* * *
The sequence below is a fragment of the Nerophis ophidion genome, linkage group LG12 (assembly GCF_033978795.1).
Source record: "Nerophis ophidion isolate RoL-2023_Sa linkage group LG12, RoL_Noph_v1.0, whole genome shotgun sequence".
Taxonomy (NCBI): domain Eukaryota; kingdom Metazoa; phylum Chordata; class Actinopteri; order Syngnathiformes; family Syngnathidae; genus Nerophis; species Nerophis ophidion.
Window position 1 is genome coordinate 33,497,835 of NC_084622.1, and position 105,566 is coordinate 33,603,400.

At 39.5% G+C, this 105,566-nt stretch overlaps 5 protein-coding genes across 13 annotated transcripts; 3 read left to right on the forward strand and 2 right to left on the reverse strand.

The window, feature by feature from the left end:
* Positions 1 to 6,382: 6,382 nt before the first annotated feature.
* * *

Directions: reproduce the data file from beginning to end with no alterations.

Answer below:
The sequence below is a fragment of the Nerophis ophidion genome, linkage group LG12 (assembly GCF_033978795.1).
Source record: "Nerophis ophidion isolate RoL-2023_Sa linkage group LG12, RoL_Noph_v1.0, whole genome shotgun sequence".
Taxonomy (NCBI): domain Eukaryota; kingdom Metazoa; phylum Chordata; class Actinopteri; order Syngnathiformes; family Syngnathidae; genus Nerophis; species Nerophis ophidion.
Window position 1 is genome coordinate 33,497,835 of NC_084622.1, and position 105,566 is coordinate 33,603,400.

At 39.5% G+C, this 105,566-nt stretch overlaps 5 protein-coding genes across 13 annotated transcripts; 3 read left to right on the forward strand and 2 right to left on the reverse strand.

The window, feature by feature from the left end:
* Positions 1 to 6,382: 6,382 nt before the first annotated feature.